Google To Pay Largest FTC Fine Ever For iPhone Tracking
Michael Harper for redOrbit.com – Your Universe Online
Earlier this year, the Wall Street Journal published a piece called “Google´s iPhone Tracking.” In it, the Journal discussed how Google, as well as other advertisers, had bypassed the privacy settings on millions of iPhones, all without the user´s permission or knowledge. Today, the Journal is reporting that Google and the FTC are nearing a deal to settle charges related to this specific privacy scandal. According to the Journal, Google will pay $22.5 million, the largest fine ever issued by the FTC. It´s likely Google is being used as an example as the FTC steps up their commitment to enforce online privacy regulations.
Though $22.5 million could crush smaller companies, this fine is not much more than a slap on the wrist of the world´s largest online search provider. As pointed out in the Journal, Google earned $22.5 million every 5 hours last year. By itself, the fine doesn´t do much damage to Google. Having to deal with another privacy scandal publicly, however, could give users pause when using their services.
This specific scandal in Google´s long line of privacy violations concerns a circumvention of Apple´s privacy measures in their mobile web browser, Safari. Even if an iPad and iPhone user had disabled third-party cookies (used to track a user´s actions on the web) Google´s code would trick the browser into letting it track the user. Noticing the violation, the Journal contacted Google when they broke the story in February. Google disabled the code shortly thereafter.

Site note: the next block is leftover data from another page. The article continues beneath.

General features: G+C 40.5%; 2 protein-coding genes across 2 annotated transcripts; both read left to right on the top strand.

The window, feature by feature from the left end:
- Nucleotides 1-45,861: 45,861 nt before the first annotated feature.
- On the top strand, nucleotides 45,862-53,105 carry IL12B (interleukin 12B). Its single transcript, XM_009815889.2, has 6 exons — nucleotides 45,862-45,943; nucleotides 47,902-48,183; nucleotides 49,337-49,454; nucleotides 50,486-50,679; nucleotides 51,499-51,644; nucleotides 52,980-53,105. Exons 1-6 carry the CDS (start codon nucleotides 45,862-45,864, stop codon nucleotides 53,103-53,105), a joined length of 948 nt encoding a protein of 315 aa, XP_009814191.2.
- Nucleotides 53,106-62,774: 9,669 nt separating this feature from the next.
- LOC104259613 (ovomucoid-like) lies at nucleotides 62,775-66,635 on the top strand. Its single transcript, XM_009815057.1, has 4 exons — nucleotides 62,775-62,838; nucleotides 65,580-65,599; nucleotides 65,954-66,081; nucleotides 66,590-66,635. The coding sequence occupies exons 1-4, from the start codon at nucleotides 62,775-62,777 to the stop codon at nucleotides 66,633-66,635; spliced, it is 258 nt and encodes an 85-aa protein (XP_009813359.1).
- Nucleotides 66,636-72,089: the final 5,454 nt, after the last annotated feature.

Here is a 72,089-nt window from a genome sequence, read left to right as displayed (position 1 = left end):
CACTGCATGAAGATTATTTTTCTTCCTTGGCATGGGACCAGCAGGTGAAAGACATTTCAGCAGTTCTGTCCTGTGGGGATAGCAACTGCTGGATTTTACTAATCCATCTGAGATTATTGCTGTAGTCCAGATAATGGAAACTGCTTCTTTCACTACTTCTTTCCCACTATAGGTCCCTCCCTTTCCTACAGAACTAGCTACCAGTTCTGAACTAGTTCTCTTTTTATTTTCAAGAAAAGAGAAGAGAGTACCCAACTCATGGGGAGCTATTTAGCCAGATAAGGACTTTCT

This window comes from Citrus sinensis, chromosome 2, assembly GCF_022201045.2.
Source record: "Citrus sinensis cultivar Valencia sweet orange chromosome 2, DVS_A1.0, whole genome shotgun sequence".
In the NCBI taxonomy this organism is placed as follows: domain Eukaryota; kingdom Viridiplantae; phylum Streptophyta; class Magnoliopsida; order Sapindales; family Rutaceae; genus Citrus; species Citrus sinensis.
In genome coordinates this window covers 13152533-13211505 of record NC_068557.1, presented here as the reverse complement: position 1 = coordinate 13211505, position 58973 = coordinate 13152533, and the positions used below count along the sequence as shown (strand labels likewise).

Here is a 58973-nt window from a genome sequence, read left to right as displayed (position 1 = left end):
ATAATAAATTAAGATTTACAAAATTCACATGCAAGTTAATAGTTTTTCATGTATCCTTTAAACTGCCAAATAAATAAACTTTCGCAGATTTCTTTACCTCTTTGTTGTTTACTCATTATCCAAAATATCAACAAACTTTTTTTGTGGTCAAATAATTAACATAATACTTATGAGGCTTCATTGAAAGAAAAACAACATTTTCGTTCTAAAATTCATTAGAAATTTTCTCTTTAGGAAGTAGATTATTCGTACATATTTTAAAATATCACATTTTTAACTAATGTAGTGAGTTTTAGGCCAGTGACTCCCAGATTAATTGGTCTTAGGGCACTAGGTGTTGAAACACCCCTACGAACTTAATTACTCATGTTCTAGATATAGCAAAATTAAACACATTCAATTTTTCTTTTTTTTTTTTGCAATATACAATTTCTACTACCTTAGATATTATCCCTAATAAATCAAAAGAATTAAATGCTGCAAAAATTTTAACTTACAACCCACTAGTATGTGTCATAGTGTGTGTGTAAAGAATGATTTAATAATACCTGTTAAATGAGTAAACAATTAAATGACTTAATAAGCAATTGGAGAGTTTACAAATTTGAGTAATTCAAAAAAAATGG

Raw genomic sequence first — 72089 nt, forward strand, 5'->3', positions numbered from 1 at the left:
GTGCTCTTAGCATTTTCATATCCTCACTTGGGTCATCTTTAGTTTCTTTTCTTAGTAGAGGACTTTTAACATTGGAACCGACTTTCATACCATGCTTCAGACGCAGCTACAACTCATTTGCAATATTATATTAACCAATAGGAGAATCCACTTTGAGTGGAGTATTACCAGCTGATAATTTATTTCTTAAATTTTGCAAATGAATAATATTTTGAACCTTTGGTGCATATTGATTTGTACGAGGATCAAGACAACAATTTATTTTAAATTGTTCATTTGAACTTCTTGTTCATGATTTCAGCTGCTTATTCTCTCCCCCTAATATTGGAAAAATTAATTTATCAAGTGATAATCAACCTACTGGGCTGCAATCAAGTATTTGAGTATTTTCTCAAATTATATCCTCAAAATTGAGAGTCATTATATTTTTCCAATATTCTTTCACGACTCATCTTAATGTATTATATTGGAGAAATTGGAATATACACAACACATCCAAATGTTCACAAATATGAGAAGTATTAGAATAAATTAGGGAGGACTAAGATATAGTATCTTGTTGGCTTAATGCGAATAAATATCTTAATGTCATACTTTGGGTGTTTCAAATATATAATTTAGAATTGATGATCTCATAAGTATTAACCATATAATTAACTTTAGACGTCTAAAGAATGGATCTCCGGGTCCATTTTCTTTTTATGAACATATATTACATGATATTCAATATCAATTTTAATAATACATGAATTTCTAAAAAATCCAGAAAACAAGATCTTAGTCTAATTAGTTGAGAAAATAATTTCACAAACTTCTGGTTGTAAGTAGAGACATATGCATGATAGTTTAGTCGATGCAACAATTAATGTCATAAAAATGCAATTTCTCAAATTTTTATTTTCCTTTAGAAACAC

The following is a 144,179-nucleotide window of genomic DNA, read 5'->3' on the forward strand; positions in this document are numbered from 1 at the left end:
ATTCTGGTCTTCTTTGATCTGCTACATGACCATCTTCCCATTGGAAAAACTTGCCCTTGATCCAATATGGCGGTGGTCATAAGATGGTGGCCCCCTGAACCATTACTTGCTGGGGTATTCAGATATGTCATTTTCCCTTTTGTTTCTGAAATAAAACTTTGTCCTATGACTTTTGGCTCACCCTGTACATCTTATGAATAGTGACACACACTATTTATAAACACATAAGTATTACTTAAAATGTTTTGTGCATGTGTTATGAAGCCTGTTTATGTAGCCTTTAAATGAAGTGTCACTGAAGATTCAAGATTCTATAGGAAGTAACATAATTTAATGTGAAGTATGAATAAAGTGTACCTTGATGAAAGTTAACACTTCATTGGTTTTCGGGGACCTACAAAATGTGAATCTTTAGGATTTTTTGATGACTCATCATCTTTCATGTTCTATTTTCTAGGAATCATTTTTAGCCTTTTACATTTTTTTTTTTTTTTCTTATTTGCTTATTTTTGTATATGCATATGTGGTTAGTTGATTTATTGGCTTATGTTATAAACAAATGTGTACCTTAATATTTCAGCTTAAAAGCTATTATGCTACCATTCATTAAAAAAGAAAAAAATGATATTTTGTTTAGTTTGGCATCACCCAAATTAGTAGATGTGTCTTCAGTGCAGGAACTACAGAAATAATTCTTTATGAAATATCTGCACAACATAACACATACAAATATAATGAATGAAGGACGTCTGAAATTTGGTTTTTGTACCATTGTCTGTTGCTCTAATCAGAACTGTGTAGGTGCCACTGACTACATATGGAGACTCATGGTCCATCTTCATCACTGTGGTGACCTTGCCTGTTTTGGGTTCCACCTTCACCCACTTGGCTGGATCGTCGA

This tricky code was in stark contradiction to early promises from Google that iPad and iPhone users could easily disable tracking in Safari´s privacy settings. In a statement, Google has said, “The FTC is focused on a 2009 help center page.“¦We have now changed that page and taken steps to remove the ad cookies.”
A spokesperson for the FTC declined to comment on the Journal´s story.
After the Wall Street Journal reported on Google´s shady practices, the FTC decided to investigate Google´s action to discover if these practices violated a 20-year decree signed with the FTC in October. In the decree, the search giant promised they wouldn´t misrepresent their privacy practices to their customers. If Google is found to be in violation of this decree, the FTC would fine them $16,000 per violation per day.
Now, the FTC and Google have reached a proposed settlement and fine, according to “several people close to the investigation.” Before it becomes official, the $22.5 million settlement must be approved by FTC commissioners.
In 2010, FTC Chairman Jon Leibowitz launched a privacy initiative, hosting a number of meetings with various advocacy groups and industry representatives. Afterwards, the FTC announced a preliminary set of privacy recommendations that it asked those in the industry to adhere to. One of these features, Do Not Track, gives users the ability to hide their activities online from third-parties and advertisers.
As a part of this stepped up enforcement, the FTC has charged Facebook, MySpace and Twitter for data-security violations, though none of these charges have carried any fines. Instead, the companies in question have also signed 20-year decrees, promising to adhere to the FTC´s regulations concerning online privacy.
While this case deals with users of Apple´s products, those who use Microsoft´s Internet Explorer were also taken advantage of by Google´s shady code. However, when Google was first confronted with this issue, they blamed Microsoft for using out-of-date security mechanisms.